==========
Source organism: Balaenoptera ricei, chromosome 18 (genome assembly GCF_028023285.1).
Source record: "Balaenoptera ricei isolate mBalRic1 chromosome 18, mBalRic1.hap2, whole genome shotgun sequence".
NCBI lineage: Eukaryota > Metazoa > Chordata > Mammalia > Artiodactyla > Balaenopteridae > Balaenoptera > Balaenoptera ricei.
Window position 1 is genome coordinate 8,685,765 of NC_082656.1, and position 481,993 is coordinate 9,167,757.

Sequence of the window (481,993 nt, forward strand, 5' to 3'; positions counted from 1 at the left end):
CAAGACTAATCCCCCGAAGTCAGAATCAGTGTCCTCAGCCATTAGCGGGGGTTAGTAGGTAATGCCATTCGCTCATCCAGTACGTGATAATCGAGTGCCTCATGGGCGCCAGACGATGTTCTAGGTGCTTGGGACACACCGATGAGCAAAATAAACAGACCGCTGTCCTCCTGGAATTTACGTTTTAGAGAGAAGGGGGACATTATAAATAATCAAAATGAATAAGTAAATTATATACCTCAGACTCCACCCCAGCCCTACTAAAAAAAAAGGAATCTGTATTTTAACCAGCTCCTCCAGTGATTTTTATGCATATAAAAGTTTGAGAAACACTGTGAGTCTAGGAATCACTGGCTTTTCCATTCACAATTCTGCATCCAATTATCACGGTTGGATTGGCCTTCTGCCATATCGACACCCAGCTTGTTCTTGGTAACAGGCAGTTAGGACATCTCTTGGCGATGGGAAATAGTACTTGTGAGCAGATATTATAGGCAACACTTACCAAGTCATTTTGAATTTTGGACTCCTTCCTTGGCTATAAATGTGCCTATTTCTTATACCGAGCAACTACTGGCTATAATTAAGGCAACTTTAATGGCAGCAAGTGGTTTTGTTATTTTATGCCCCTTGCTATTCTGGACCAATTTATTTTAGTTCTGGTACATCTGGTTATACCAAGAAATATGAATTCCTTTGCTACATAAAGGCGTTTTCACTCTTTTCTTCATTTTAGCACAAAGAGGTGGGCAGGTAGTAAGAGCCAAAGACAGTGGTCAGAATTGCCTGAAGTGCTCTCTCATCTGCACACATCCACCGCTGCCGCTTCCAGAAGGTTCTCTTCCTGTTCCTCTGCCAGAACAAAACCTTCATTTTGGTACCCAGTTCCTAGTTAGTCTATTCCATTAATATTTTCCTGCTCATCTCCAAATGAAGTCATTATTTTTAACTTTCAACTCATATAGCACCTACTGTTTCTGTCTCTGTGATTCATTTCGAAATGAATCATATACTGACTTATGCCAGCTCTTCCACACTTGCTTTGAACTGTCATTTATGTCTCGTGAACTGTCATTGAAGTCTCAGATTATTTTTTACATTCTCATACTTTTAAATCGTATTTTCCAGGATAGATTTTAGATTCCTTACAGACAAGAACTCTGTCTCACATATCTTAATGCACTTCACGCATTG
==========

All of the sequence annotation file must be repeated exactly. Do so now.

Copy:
Source organism: Balaenoptera ricei, chromosome 18 (genome assembly GCF_028023285.1).
Source record: "Balaenoptera ricei isolate mBalRic1 chromosome 18, mBalRic1.hap2, whole genome shotgun sequence".
NCBI lineage: Eukaryota > Metazoa > Chordata > Mammalia > Artiodactyla > Balaenopteridae > Balaenoptera > Balaenoptera ricei.
Window position 1 is genome coordinate 8,685,765 of NC_082656.1, and position 481,993 is coordinate 9,167,757.

Sequence of the window (481,993 nt, forward strand, 5' to 3'; positions counted from 1 at the left end):
CAAGACTAATCCCCCGAAGTCAGAATCAGTGTCCTCAGCCATTAGCGGGGGTTAGTAGGTAATGCCATTCGCTCATCCAGTACGTGATAATCGAGTGCCTCATGGGCGCCAGACGATGTTCTAGGTGCTTGGGACACACCGATGAGCAAAATAAACAGACCGCTGTCCTCCTGGAATTTACGTTTTAGAGAGAAGGGGGACATTATAAATAATCAAAATGAATAAGTAAATTATATACCTCAGACTCCACCCCAGCCCTACTAAAAAAAAAGGAATCTGTATTTTAACCAGCTCCTCCAGTGATTTTTATGCATATAAAAGTTTGAGAAACACTGTGAGTCTAGGAATCACTGGCTTTTCCATTCACAATTCTGCATCCAATTATCACGGTTGGATTGGCCTTCTGCCATATCGACACCCAGCTTGTTCTTGGTAACAGGCAGTTAGGACATCTCTTGGCGATGGGAAATAGTACTTGTGAGCAGATATTATAGGCAACACTTACCAAGTCATTTTGAATTTTGGACTCCTTCCTTGGCTATAAATGTGCCTATTTCTTATACCGAGCAACTACTGGCTATAATTAAGGCAACTTTAATGGCAGCAAGTGGTTTTGTTATTTTATGCCCCTTGCTATTCTGGACCAATTTATTTTAGTTCTGGTACATCTGGTTATACCAAGAAATATGAATTCCTTTGCTACATAAAGGCGTTTTCACTCTTTTCTTCATTTTAGCACAAAGAGGTGGGCAGGTAGTAAGAGCCAAAGACAGTGGTCAGAATTGCCTGAAGTGCTCTCTCATCTGCACACATCCACCGCTGCCGCTTCCAGAAGGTTCTCTTCCTGTTCCTCTGCCAGAACAAAACCTTCATTTTGGTACCCAGTTCCTAGTTAGTCTATTCCATTAATATTTTCCTGCTCATCTCCAAATGAAGTCATTATTTTTAACTTTCAACTCATATAGCACCTACTGTTTCTGTCTCTGTGATTCATTTCGAAATGAATCATATACTGACTTATGCCAGCTCTTCCACACTTGCTTTGAACTGTCATTTATGTCTCGTGAACTGTCATTGAAGTCTCAGATTATTTTTTACATTCTCATACTTTTAAATCGTATTTTCCAGGATAGATTTTAGATTCCTTACAGACAAGAACTCTGTCTCACATATCTTAATGCACTTCACGCATTG